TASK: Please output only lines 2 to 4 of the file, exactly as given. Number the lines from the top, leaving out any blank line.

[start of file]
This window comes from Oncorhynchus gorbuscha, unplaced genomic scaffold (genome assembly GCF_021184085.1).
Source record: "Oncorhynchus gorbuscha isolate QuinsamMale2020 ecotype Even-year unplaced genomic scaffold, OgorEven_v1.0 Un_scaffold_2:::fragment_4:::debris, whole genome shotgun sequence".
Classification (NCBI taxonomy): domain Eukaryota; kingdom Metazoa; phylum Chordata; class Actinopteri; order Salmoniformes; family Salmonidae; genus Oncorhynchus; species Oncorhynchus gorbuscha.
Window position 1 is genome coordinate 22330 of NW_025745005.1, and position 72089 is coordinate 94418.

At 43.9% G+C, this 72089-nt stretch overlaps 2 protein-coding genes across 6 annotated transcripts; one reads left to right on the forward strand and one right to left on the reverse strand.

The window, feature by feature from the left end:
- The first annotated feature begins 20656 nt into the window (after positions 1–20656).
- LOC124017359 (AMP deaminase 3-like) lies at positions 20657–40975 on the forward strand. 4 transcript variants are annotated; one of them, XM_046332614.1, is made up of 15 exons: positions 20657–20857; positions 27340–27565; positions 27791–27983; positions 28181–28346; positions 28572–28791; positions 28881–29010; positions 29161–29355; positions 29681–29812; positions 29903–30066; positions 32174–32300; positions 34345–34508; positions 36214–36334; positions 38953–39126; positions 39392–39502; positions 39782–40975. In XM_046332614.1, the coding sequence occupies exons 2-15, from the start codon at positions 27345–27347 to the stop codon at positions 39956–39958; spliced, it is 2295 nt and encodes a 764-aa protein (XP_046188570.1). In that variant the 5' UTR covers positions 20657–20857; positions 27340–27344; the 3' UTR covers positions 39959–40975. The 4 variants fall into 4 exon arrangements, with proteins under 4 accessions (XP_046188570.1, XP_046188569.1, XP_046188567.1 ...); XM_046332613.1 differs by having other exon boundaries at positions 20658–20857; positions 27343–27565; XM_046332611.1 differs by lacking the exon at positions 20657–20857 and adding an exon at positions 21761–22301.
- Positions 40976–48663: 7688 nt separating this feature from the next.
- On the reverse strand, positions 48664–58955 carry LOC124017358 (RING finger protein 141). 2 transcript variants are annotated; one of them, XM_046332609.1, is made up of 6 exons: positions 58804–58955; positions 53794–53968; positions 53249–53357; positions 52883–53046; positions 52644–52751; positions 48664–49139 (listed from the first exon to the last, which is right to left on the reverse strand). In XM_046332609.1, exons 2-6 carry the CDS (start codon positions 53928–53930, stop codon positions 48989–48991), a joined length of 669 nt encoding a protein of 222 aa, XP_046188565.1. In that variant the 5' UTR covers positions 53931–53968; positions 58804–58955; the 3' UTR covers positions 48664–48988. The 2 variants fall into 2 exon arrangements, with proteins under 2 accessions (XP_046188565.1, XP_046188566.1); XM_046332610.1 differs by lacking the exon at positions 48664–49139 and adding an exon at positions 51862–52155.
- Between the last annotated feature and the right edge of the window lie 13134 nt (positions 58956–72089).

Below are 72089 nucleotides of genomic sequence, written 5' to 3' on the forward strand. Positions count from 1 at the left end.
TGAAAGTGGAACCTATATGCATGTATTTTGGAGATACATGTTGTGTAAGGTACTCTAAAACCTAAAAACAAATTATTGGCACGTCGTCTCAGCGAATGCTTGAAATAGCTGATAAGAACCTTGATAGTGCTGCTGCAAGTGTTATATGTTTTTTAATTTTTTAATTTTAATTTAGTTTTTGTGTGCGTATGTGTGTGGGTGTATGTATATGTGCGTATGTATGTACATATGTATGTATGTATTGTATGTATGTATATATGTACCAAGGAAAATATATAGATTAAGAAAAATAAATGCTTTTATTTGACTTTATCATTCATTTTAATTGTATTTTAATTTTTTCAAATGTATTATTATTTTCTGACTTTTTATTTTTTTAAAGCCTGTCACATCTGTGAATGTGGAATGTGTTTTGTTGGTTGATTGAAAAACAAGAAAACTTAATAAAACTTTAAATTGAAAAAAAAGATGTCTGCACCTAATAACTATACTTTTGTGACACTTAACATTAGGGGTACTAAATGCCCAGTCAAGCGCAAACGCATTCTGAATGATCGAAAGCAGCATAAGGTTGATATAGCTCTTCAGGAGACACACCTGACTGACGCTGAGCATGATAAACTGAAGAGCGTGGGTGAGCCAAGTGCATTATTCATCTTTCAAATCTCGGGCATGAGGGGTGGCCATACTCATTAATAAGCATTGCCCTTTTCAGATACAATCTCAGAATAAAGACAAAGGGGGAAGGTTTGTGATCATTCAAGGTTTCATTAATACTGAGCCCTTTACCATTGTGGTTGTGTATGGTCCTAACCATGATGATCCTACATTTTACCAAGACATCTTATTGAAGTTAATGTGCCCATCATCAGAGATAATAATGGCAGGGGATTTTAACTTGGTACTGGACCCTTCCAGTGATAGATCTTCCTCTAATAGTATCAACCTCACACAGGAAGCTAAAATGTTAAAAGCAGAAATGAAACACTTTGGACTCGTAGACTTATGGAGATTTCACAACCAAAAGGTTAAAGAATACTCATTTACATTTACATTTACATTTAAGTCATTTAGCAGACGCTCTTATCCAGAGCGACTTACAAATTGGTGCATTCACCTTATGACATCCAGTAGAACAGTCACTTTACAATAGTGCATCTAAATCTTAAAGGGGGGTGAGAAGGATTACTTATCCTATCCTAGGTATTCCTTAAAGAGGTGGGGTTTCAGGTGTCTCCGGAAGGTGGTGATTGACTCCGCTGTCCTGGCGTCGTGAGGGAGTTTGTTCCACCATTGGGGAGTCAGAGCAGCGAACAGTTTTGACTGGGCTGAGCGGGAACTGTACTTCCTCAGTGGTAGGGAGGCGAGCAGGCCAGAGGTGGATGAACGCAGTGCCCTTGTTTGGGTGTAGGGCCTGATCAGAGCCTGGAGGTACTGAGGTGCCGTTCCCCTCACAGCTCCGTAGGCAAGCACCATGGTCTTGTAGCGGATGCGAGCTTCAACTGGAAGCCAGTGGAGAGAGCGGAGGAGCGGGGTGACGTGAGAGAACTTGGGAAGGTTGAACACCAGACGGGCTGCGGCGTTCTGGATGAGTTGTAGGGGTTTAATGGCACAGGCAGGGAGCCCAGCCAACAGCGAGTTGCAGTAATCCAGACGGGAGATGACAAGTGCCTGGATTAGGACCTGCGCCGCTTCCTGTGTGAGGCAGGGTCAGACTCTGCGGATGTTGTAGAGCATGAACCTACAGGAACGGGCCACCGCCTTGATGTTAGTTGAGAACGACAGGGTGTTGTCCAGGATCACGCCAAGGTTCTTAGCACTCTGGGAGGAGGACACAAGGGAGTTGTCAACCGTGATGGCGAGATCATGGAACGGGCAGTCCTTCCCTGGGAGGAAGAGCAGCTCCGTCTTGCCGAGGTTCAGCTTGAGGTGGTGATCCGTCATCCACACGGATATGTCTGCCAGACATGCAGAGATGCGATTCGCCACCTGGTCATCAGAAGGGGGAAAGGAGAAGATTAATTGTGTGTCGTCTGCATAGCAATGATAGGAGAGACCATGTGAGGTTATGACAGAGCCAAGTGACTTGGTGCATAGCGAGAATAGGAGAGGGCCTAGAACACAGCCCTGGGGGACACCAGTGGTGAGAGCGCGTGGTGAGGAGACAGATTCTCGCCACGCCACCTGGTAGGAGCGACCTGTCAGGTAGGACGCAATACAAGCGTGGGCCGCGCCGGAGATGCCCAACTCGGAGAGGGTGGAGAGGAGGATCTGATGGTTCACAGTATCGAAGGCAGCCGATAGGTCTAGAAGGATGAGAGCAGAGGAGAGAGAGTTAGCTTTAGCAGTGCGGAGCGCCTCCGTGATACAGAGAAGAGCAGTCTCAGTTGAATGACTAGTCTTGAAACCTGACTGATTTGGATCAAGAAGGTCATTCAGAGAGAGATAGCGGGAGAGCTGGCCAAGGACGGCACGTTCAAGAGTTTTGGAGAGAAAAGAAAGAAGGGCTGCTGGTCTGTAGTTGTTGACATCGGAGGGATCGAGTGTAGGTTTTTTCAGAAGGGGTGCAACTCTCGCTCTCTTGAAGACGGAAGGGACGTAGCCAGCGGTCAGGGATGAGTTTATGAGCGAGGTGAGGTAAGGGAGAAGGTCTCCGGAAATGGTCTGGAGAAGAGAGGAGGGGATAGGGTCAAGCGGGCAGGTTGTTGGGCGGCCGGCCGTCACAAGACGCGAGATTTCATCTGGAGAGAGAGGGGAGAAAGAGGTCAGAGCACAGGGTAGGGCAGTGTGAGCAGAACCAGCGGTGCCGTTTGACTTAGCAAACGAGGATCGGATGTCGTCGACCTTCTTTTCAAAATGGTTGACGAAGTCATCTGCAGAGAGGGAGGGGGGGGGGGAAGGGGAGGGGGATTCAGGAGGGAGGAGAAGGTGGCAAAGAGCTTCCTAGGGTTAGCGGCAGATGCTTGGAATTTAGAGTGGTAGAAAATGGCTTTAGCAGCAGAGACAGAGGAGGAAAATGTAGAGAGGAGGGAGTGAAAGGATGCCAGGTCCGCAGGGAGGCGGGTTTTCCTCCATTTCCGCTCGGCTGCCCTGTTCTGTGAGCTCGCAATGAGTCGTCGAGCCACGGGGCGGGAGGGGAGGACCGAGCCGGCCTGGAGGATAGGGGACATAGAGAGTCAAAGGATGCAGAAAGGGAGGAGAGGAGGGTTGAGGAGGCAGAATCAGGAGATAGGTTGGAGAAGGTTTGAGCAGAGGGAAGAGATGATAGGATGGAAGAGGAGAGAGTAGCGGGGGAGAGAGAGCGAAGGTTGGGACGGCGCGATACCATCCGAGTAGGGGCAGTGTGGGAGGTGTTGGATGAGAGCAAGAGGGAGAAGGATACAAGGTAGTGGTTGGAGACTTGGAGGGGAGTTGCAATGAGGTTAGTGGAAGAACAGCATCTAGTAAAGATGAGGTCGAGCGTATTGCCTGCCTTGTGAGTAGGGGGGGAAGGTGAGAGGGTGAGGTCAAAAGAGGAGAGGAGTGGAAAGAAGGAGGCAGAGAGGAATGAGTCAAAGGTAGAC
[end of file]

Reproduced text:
Source record: "Oncorhynchus gorbuscha isolate QuinsamMale2020 ecotype Even-year unplaced genomic scaffold, OgorEven_v1.0 Un_scaffold_2:::fragment_4:::debris, whole genome shotgun sequence".
Classification (NCBI taxonomy): domain Eukaryota; kingdom Metazoa; phylum Chordata; class Actinopteri; order Salmoniformes; family Salmonidae; genus Oncorhynchus; species Oncorhynchus gorbuscha.
Window position 1 is genome coordinate 22330 of NW_025745005.1, and position 72089 is coordinate 94418.